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USDA offers farmers conservation funding

POSTED February 4, 2014 5:28 p.m.

The current lack of rainfall and prolonged drought status is raising concerns beyond California’s borders. As a state that produces over half of the nation’s fruits and vegetables and is a leader in the dairy and citrus industries, California’s drought status is far reaching.

“We in California are facing a disaster that has the potential to devastate our economy and force many of my constituents out of work and we need all the help we can get in responding to this crisis,” said Congressman Jim Costa.

While Californians continue to pray for rain, the United States Department of Agriculture is interceding to defray the effect of the drought by making $20 million available for landowners and managers. The funds are designated to mitigate drought issues and will distributed based on need between crop land and grazing land.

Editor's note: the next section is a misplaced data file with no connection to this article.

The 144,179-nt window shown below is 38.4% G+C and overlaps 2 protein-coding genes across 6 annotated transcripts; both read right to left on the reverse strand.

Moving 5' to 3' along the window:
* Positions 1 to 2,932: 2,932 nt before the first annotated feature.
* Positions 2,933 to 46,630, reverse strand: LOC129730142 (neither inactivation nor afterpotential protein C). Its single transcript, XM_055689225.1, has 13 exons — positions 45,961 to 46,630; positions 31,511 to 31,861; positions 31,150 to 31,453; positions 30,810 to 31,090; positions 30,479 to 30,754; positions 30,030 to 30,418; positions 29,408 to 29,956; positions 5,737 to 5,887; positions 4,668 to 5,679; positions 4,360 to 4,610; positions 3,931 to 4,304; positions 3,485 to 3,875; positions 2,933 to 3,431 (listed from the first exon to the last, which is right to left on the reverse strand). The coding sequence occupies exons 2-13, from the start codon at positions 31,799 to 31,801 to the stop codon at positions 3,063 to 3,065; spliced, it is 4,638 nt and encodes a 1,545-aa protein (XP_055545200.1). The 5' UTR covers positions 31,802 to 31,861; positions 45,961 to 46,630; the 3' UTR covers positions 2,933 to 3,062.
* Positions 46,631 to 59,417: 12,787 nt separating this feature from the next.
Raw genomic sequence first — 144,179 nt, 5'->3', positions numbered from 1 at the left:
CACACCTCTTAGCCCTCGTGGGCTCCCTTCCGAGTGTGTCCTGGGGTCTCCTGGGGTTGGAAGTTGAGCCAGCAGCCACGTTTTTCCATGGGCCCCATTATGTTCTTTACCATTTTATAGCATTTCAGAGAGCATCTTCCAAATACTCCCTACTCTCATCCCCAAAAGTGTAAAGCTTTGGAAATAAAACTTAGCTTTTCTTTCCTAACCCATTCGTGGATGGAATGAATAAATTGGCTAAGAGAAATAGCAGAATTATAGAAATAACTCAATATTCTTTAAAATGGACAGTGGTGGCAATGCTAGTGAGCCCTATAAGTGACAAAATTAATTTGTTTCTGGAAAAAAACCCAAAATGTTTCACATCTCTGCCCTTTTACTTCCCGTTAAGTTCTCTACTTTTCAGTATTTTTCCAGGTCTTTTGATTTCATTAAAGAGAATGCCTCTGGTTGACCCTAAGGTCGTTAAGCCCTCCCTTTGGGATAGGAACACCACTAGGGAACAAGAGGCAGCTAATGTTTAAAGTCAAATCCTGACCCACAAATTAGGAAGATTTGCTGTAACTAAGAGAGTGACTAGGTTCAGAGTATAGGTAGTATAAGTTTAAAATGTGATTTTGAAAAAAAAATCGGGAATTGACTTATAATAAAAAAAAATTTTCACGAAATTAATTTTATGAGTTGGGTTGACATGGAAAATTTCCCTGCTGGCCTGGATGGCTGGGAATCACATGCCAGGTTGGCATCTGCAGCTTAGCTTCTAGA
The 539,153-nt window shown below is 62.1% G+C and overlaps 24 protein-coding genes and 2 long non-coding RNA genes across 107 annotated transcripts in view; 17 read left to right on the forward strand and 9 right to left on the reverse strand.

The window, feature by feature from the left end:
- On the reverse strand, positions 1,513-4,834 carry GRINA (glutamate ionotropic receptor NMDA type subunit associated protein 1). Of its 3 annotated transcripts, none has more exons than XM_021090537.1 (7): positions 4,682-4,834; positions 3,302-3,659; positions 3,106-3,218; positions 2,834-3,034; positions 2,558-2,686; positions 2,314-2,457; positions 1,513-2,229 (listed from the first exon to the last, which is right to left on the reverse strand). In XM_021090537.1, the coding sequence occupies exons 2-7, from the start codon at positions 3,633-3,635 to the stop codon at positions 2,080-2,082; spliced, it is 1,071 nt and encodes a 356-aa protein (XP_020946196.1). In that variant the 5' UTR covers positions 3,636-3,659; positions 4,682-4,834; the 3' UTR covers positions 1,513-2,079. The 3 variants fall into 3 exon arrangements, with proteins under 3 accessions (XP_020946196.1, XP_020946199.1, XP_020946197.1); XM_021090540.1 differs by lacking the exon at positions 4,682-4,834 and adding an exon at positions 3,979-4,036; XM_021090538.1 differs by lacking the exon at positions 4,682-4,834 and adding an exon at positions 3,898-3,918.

"These funds will help get a suite of scientifically proven conservation techniques on the ground and helping producers. USDA has a long, successful history of helping farmers and ranchers plan for and employ conservation practices that conserve and protect and maximize every available drop of water,” said U.S. Agriculture Secretary Tom Vilsack.

The USDA’s involvement is a testament to the severity of California’s current drought status and demonstrates the importance of maximizing limited resources as well as taking a bipartisan approach to resolving the issue.

“Lord knows we need to avoid politicizing this issue. We need to provide real, bipartisan solutions that will help the people of California and the western states,” said Costa. 

For more information on federal assistance for the drought in California, eligible landowners can contact their local National Resources Conservation Service center.

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